21August2019

Nano-Micro Letters

Synthesis of silver nanoparticles by Lactobaciluus acidophilus 01 strain and evaluation of its in vitro genomic DNA toxicity

S. Karthick Raja Namasivayam*, Gnanendra Kumar E, Reepika R

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Nano-Micro Letters, , Volume 2, Issue 3, pp 160-163

Publication Date (Web): August 24, 2010 (Article)

DOI:10.5101/nml.v2i3.p160-163

*Corresponding author. E-mail: biologiask@gmail.com

 

Abstract

 


Figure 1 Reaction mixture with synthesized silver nanoparticles.

Silver nanoparticles synthesized by dried biomass of Lactobaciluus acidophilus 01 strain was evaluated against toxicity of genomic DNA isolated from bacteria (E. coli) fungi (Beauveria bassiana) algae (Seenedesmus acutus) and human blood adopting standard condition was discussed in the present study. Synthesized silver nanoparticles were characterized by UV-Vis spectroscopy and SEM. The UV-Vis spectroscopy revealed the formation of silver nanoparticles by yielding the typical silver plasmon absorption maxima at 430 nm and SEM micrograph indicates the uniform spherical particles within the size range of 45~60 nm. The energy dispersive X-ray spectroscopy (EDX) of the nanoparticle confirmed the presence of elemental silver signal as strong peak. The above synthesized silver nanoparticles didn’t cause any toxic effect on all the tested genomic DNA at all tested concentrations which reveals nil genomic nanoparticles induced toxicity.


 

Keywords

Lactobacillus acidophilus; Silver nanoparticles; Antibacterial activity; Biosynthesis

 

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Introduction

 

Nanotechnology is significant on account of its pre-eminence upon the comprehension, use, and control of matter at magnitudes of a minute scale, akin to approaching atomic levels, with which to manufacture new substances, instruments, and frameworks [1]. Nanoparticles possess exceptional physical and chemical properties which lead to rapid commercialisation. Nanotechnology is currently employed as a tool to explore the darkest avenues of medical sciences in several ways like imaging [2], sensing [3], targeted drug delivery [4], gene delivery systems [5] and artificial implants [6]. Hence, nanosized organic and inorganic particles are catching increasing attention in medical applications due to their amenability to biological functionalization [7]. Based on enhanced effectiveness, the new age drugs re-nanoparticles of polymers, metals or ceramics can combat conditions like cancer [8] and fight human pathogens like bacteria [9]. Silver nanoparticles (Ag-np) are among the most commercialised nanoparticles due to their antimicrobial potential. Ag-np based cosmetics, therapeutic agents and household products are in wide use, which raised a public concern regarding their safety associated with human and environmental use. No safety regulations are in practice for the use of these nanomaterials [10]. Production of silver nanoparticles can be achieved through different methods. Chemical approaches are the most popular methods for the production. However, some chemical methods cannot avoid the use of toxic chemicals in the synthesis protocol. Since noble metal nanoparticles such as silver, gold nanoparticles are widely applied to human contacting areas. There is a growing need to develop environmentally friendly processes of nanoparticles synthesis that do not use toxic chemicals [11].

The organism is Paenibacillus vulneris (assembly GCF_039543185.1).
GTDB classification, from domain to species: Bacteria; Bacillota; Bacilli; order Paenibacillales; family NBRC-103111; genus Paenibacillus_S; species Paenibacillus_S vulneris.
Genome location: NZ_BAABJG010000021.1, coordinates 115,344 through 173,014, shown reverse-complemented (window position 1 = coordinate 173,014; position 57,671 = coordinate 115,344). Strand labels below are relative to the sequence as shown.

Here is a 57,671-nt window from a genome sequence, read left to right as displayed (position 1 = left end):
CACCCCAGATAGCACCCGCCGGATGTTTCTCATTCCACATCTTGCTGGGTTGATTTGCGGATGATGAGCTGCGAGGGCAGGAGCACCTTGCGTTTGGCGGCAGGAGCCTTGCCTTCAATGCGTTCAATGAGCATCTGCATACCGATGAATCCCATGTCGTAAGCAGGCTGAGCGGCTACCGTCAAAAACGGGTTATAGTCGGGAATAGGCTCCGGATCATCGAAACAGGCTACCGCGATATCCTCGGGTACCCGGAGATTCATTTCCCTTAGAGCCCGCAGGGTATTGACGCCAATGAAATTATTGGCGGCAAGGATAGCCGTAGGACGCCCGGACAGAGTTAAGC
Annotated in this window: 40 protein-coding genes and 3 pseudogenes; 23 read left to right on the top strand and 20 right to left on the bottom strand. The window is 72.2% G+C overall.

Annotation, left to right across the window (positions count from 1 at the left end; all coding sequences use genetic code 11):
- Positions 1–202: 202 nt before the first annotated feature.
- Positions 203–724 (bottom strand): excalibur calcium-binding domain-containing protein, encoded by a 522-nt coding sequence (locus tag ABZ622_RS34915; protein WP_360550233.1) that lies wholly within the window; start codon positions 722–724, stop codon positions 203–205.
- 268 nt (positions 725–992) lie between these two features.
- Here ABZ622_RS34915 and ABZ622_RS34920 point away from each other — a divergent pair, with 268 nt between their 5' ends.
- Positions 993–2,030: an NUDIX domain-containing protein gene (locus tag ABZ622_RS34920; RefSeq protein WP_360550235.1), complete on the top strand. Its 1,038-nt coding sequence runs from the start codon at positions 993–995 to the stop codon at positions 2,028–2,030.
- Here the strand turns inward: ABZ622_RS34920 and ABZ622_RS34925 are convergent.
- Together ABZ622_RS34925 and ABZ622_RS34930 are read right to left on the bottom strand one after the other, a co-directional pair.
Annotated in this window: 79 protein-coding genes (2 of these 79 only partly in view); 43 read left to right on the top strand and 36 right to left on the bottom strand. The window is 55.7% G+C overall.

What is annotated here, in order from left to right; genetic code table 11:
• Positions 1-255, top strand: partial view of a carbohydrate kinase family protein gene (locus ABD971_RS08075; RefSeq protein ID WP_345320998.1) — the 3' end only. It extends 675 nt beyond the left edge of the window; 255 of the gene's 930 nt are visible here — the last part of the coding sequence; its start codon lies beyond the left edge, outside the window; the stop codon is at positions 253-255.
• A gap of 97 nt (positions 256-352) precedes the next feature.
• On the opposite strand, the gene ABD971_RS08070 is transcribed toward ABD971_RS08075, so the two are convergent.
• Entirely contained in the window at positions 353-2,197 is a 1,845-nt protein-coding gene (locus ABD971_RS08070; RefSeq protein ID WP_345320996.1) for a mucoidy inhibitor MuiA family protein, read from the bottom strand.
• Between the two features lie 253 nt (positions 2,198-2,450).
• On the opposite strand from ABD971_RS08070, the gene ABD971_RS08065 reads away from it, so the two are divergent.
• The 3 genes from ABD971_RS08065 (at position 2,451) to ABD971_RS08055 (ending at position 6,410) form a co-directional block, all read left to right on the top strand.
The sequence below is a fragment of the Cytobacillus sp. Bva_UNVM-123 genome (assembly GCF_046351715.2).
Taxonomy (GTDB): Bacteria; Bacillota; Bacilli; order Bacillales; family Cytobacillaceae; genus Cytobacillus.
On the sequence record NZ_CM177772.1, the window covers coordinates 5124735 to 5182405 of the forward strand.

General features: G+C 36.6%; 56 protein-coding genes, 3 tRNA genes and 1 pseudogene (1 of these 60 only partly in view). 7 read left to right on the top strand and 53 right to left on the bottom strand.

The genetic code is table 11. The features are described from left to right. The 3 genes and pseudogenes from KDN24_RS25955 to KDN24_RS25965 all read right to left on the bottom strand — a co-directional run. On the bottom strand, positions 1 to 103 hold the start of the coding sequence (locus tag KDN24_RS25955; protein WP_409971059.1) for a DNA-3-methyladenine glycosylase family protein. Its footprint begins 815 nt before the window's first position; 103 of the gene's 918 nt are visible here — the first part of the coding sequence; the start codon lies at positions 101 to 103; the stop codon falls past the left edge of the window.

Experimental

 

Biological systems have a unique ability to control the structure phase and nano structural topography of the inorganic crystals [12]. Biological methods based on microbes such as bacteria are able to absorb and accumulate metals and can be used in the reduction of metal ions and thus known to synthesis of nanoparticles [13]. Now, there are lots of issues are raised on release of nanoparticles and their impact on non target organisms. Environmental Protection Agency, announced its intent to request information regarding analytical test methods, fate and transport in the environment, and other relevant information from manufacturers of nanomaterials [14]. There is now a wider debate about the risks and benefits of the many manufactured nanomaterials [15].

 

Lactobacillus acidophilus 01 strain used in the study was isolated by serial dilution technique using Modified Lactobacillus Agar (Hi-media, India). The bacterium was identified based on cultural and biochemical characteristics. For inoculum preparation, a loopful of bacterial culture was inoculated in a 250 ml of conical flask containing 100 ml sterile MRS broth. The flask was incubated at 30°C for 32 h on a rotary shaker at 200 rpm, and the cells were harvested by centrifugation at 3000 rpm for 15 minutes and the collected cell pellets was dried in hot air oven at 60°C for 24 h.

 

In a typical procedure of nanoparticle synthesis, the dried cell pellets were washed thrice with Milli-Q-deinosied water and the washed cell pellets were transferred to 500 ml of conical flask containing 200 ml of milli-Q-deinosied water and kept on a rotary shaker at 200 rpm for 72 h. After the incubation, the cell suspension was filtered through Whatmann filter paper (no. 1). Silver nitrate (AgNO3, 1mM) was mixed with 50 ml of cell filtrate in a 250 ml of Erlenmeyer flask and agitated at 30°C under dark conditions, the flask was observed for color change from pale yellow to brown. Control was run along with experimental flask.